After drafting Lamar Jackson in the first round, are Flacco’s days in Baltimore numbered?
When the Baltimore Ravens drafted Joe Flacco in the first round of the 2008 NFL draft, they envisioned securing their franchise quarterback. Ten years and one Super Bowl victory later, the Ravens got their wish.
While Flacco hasn’t been one of the best quarterbacks in the league over that stretch, he has managed to lead them to the playoffs six times over his career, including three AFC Championship game appearances and, of course, the Super Bowl win over the San Francisco 49ers.
During that Super Bowl run, Flacco put together what was one of the most impressive stretches by a quarterback in NFL playoff history. He finished the 2012-13 playoffs with 11 touchdowns, no interceptions, 1140 passing yards, and a passer rating of 117.2.
Flacco’s performance during these playoffs earned him a six-year, 120.6 million dollar contract extension, which was the largest deal in NFL history up to that point in time. Unfortunately for Flacco and the Ravens, they have only been back to the postseason once since this run.
The struggles for Flacco in recent years are very well documented. During the 2015 season, Flacco had just 14 touchdowns and 12 interceptions in 10 games before having a season-ending ACL injury. Upon his return, Flacco put together back-to-back mediocre seasons in 2016 and 2017, when he led the Ravens to a 17-15 record and had a 38-28 TD/INT ratio.
The Ravens finally had enough, which led them to draft Louisville’s Lamar Jackson with the last pick in the first round of the NFL draft. Jackson is expected to relieve Flacco of his starting position in the coming years, but with Flacco’s newest three-year extension running through 2021, how should the Ravens go about doing this?
For the upcoming season they are stuck with Flacco. No one is going to trade for his contract given the way he has played the past few seasons, which leaves them with no other options but to pay him the $12 million in base salary.
If they wanted to get rid of him after this season, they could cut him lowering his cap hit from 26.5 million down to 16 million. This is still a very difficult decision for Baltimore because if they did this, they would also face an eight million dollar cap hit in 2020.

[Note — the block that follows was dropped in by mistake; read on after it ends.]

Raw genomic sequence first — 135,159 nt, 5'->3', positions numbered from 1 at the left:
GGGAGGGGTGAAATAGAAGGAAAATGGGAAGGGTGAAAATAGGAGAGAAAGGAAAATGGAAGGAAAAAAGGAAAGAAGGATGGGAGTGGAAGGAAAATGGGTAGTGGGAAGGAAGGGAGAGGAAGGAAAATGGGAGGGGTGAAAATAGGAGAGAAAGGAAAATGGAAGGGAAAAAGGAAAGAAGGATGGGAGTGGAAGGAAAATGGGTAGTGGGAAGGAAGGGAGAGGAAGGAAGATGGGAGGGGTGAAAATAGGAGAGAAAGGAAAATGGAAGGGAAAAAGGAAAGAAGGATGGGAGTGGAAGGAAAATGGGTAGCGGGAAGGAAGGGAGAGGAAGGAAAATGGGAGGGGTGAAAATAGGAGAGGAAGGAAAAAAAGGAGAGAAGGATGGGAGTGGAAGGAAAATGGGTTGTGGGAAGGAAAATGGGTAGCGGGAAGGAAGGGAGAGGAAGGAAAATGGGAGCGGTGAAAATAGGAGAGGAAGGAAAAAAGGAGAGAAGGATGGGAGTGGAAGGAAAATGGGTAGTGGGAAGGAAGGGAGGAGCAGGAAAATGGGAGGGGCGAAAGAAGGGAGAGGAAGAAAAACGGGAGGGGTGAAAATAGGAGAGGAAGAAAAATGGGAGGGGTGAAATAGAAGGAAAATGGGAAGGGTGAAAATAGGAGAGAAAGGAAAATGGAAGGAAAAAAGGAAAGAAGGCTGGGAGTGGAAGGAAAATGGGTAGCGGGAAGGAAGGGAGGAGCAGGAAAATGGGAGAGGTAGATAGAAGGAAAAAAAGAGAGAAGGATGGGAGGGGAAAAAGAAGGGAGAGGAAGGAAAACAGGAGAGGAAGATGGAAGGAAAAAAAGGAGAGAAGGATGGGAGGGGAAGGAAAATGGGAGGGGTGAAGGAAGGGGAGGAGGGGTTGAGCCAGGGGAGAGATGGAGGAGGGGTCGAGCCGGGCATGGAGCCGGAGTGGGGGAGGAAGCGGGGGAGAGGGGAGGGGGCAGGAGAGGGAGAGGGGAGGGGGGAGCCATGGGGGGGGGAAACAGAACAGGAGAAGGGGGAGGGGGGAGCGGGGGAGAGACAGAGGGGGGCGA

There is no simple solution to their Joe Flacco problem because of the way his contract is structured, but cutting him after this year would make the most sense and give the Ravens the most possible cap flexibility going forward.
Additionally, this will give the Ravens the opportunity to let Jackson sit and learn if they wanted to do so. It is not very often that quarterbacks taken in the first round redshirt for their entire first season without any starts. In fact, the last to do so was Aaron Rodgers in 2005.
This is likely the Ravens’ best option, especially considering how many people believe Jackson needs that time on the bench to develop. Jackson has elite athleticism but needs time to refine his accuracy and fundamentals.
Jackson’s accuracy issues were a clear problem during his college career, as he ranked as the number 25 quarterback in the country in adjusted completion percentage, according to Pro Football Focus. Jackson would benefit immensely if he was able to sit and learn for a year.
Baltimore should handle this situation much like the Kansas City Chiefs did with Patrick Mahomes last year, by allowing Jackson to redshirt for the upcoming season before allowing him to take over as their starter next year.
It’s just a matter of time until Flacco’s Baltimore career is officially over.
Edited by Jazmyn Brown.
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